Formation evaluation experts usually have little difficulty in interpreting wireline logs to assess the type of reservoir fluid (oil/gas/water) in sand-shale sequences. This assessment is usually accomplished by a combination neutron-density tool that detects low hydrogen and low electron densities typical of gas zones, and the repeat formation tester (RFT), which uses both the pressure gradient and sample acquisition techniques to evaluate reservoir fluid. In the Niger Delta, however, many of the sands exhibit a poor neutron-density response to gas, and RFT testing has been largely eliminated because poor hole conditions commonly result in stuck tools. Oil fingerprinting of residual hydrocarbons from sidewall core extracts can provide an independent means of identifying reservoir fluid type.
In conjunction with the Nigerian National Petroleum Company, we completed numerous chromatographic analyses on solvent extracts of sidewall core samples from various wells in the Mefa field, offshore west Niger Delta. Oil fingerprints of sidewall core extracts clearly reflect the type of hydrocarbons in the reservoir. Fingerprints of oil-saturated sands are typical of topped (C15+) whole oils, whereas fingerprints of hydrocarbons extracted from the gas-dominated sands show an abbreviated hydrocarbon distribution more typical of gas condensates. Fingerprints of extracts from water-productive intervals show a further abbreviated signature, suggesting that higher molecular weight hydrocarbons did not migrate into these intervals. These signatures are distinct and intact despite poor sample preservation due to prolonged storage of up to 3 yr.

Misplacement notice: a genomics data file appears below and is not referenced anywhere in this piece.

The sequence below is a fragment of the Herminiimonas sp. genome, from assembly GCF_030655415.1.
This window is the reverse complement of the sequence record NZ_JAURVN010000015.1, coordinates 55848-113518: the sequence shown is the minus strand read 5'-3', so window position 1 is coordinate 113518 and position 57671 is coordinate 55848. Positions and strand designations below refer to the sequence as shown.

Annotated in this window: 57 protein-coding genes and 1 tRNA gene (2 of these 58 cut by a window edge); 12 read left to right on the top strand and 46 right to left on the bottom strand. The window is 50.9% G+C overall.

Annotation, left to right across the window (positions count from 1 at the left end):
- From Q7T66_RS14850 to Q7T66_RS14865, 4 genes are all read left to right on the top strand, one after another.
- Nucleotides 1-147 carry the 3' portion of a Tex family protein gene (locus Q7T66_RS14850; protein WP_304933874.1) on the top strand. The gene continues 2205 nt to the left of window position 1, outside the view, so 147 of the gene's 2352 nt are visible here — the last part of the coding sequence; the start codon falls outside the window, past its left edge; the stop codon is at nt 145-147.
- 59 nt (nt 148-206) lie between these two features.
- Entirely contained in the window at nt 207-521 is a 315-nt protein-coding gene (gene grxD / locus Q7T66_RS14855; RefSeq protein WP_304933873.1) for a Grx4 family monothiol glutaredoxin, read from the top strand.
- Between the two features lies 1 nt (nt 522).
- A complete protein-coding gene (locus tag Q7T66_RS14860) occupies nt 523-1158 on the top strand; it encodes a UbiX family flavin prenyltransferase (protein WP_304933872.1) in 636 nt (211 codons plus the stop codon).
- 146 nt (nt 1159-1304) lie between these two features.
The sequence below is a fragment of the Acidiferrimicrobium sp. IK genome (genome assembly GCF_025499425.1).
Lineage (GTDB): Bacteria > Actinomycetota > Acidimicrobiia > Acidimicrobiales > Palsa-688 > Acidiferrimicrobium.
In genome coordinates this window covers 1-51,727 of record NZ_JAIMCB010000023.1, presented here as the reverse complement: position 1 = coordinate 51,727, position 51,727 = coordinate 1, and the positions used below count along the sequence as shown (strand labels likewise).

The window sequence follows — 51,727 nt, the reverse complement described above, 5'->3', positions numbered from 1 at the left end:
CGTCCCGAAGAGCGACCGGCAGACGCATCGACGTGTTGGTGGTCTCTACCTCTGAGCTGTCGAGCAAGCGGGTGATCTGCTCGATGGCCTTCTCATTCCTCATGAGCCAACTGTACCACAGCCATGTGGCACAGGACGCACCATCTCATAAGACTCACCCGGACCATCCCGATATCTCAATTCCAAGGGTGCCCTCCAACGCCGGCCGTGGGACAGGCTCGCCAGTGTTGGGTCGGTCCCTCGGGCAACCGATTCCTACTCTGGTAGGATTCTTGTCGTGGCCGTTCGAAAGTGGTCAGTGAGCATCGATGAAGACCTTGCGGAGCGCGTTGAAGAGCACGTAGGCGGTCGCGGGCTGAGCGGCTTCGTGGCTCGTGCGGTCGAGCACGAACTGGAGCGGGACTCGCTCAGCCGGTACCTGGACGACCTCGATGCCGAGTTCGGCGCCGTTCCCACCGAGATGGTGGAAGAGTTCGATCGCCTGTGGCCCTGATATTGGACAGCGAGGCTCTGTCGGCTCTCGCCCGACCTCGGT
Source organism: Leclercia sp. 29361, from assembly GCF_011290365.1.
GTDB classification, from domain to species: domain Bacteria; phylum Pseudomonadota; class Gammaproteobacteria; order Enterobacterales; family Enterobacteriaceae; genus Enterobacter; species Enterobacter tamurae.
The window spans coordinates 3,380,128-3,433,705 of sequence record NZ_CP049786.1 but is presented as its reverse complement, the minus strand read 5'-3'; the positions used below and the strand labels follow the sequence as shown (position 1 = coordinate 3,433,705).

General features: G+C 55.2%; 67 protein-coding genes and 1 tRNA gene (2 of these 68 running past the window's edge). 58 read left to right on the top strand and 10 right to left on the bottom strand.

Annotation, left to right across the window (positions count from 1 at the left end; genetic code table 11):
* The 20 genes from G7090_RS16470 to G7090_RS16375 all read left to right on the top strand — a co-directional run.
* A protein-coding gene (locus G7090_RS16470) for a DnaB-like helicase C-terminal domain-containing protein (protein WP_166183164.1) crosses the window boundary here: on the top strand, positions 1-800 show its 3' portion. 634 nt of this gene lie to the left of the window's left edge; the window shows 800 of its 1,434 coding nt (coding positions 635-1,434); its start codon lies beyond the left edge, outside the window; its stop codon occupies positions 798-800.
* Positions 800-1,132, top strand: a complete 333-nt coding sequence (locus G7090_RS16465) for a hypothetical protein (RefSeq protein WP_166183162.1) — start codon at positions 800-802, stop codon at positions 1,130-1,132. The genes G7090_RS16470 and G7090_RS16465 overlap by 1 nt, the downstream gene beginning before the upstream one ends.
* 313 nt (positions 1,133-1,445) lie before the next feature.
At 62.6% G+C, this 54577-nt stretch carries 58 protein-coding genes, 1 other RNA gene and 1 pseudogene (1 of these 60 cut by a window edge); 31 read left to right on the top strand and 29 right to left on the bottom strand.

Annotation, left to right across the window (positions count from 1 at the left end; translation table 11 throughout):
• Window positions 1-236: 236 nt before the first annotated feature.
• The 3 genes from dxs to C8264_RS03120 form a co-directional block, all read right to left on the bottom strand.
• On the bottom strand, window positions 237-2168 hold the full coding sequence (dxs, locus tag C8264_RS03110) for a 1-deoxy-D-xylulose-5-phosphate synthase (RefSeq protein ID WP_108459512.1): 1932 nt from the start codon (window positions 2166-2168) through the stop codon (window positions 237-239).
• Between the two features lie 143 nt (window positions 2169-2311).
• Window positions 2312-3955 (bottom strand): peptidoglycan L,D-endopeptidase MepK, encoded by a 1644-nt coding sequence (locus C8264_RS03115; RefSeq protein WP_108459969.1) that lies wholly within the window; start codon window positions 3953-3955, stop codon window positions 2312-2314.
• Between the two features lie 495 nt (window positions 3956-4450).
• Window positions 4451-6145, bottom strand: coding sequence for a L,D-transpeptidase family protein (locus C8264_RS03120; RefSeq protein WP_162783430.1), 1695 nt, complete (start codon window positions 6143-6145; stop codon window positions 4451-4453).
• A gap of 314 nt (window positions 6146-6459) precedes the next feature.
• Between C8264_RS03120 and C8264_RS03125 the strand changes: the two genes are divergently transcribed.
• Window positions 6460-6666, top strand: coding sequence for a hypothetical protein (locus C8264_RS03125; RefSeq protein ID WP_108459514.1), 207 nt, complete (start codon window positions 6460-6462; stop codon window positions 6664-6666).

Additional applications of this technique include the reevaluation of older wells that lack modern wireline measurements, but have sidewall or conventional core material available, and in thin or low-permeability sands that may not yield definitive RFT or wireline-log responses. Application potential for this technology is worldwide and includes the Gulf Coast of the United States, Canada, Indonesia, and Papua New Guinea.